The day after President Biden announced that the United States would ban imports of Russian oil and gas, a group of eleven powerful European investment funds that includes Amundi, Europe’s largest asset manager, outlined plans to force Credit Suisse, Switzerland’s second largest bank, to cut its lending to oil and gas companies. The juxtaposition of these two events dramatizes the fundamental disunity of the West. At the same time as the Biden administration is sanctioning Russian oil and gas producers, Western investors are sanctioning Western ones. Under the banner of ESG (environmental, social and governance) investing, the West’s capital is being deployed to create an artificial shortage of oil and gas produced by its companies and reward non-Western oil and gas producers such as Russia and Iran with higher prices. In doing so, the West is undermining its own security interests.

Two recent instances of large banks announcing plans to pull out of fossil-fuel lending have been ING and HSBC. These are also examples from after the invasion of Ukraine. And, of course, the regulatory efforts to discourage investment in fossil fuels continue, with the latest example being the SEC’s new climate-related proposals, which Richard Morrison discussed in an article for Capital Matters on Thursday. Again, these proposals were unveiled after the Russian invasion of Ukraine, an event that the SEC’s central planners clearly believe to be of little significance compared with their plans to tinker with the climate.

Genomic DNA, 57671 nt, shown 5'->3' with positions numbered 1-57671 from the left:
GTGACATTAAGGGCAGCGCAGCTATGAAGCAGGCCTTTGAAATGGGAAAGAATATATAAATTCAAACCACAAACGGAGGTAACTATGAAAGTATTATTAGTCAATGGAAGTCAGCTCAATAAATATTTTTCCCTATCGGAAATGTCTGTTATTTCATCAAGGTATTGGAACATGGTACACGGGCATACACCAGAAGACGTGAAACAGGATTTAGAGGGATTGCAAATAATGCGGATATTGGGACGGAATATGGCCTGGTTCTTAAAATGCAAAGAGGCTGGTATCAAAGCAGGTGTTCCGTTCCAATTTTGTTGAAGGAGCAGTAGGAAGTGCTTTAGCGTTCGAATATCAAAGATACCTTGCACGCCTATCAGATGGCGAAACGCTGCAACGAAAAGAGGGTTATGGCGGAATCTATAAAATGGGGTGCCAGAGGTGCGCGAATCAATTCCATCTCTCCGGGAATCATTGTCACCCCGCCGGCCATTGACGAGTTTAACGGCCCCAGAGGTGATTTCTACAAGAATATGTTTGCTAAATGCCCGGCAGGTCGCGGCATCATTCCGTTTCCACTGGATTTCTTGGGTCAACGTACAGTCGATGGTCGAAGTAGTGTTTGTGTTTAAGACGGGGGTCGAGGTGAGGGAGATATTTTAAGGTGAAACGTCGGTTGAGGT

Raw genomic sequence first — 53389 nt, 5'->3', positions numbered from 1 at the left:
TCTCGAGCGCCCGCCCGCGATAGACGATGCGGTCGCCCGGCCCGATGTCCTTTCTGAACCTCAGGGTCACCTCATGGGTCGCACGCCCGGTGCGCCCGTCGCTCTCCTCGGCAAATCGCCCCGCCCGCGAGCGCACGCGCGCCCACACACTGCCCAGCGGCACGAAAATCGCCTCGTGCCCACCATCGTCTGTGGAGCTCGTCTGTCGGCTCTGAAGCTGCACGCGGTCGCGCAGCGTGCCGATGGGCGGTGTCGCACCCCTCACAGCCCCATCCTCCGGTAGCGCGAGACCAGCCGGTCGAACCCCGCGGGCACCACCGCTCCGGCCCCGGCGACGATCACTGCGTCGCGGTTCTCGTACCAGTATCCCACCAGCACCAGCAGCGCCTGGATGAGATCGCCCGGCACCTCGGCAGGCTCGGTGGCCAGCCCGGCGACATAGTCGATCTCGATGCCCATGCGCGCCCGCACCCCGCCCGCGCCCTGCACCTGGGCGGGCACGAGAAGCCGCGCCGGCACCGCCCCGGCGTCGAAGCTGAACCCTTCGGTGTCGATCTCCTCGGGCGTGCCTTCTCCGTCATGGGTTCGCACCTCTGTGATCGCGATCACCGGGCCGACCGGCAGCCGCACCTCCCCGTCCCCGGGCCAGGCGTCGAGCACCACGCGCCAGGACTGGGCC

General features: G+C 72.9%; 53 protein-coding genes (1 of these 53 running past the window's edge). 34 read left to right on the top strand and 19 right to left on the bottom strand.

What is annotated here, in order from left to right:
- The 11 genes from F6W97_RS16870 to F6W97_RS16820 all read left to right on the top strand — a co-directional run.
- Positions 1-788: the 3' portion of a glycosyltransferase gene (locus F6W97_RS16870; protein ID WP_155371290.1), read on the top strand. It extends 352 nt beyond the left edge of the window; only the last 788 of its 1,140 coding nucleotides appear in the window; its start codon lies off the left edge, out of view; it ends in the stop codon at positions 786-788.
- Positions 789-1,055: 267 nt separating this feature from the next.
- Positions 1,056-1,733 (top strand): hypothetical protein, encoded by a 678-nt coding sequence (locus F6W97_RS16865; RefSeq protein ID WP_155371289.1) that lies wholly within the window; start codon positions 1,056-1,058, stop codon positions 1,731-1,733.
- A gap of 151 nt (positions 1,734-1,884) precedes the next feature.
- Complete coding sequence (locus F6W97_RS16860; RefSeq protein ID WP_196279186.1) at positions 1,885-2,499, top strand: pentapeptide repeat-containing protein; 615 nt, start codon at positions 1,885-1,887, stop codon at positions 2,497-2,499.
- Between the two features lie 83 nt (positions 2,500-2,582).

It is true, to be sure, that the Biden administration is trying to talk up domestic oil and gas production, for now (when, that is, it is not asking the Saudis and, perhaps, other reliable friends of the West to increase their production) and it seems reasonable to expect that U.S. production of these fuels will rise. It also seems reasonable to think that this increase will largely be based on existing projects. New projects take time to pay off, and the broader message sent by the administration, not to speak of Washington’s growing regulatory onslaught, gives oil and gas companies little reason to expect that they will be given the time they need to be rewarded for their efforts.

That is if they even get the capital needed to fund these new projects. It would be wrong to blame the slowdown in U.S. oil-sector capital expenditure in the years prior to the pandemic on ESG. That decline was due to a sharply depressed oil price in 2014–15 and a somewhat grudging recovery thereafter, a period of weakness caused, in part, by “excess” supply (a tribute of sorts to the success of fracking) and, in part, by weaker-than-expected demand. Shareholders’ reluctance to plow money into new production is related to its low expected investment return rather than to any sudden concern for the planet. Under the circumstances, they wanted dividends, not drilling.

The oil price has now soared, but thanks to ESG, and ideologically driven notions of corporate social responsibility, there’s a clear danger (reinforced by the political and regulatory climate and perceptions of how it will develop) that the cash will not be there to support the additional production that the West is likely to need for some years to come, particularly if much of Europe is to end its dependence on Putin, or avoid being plunged into crisis if Russia’s dictator turns off the taps.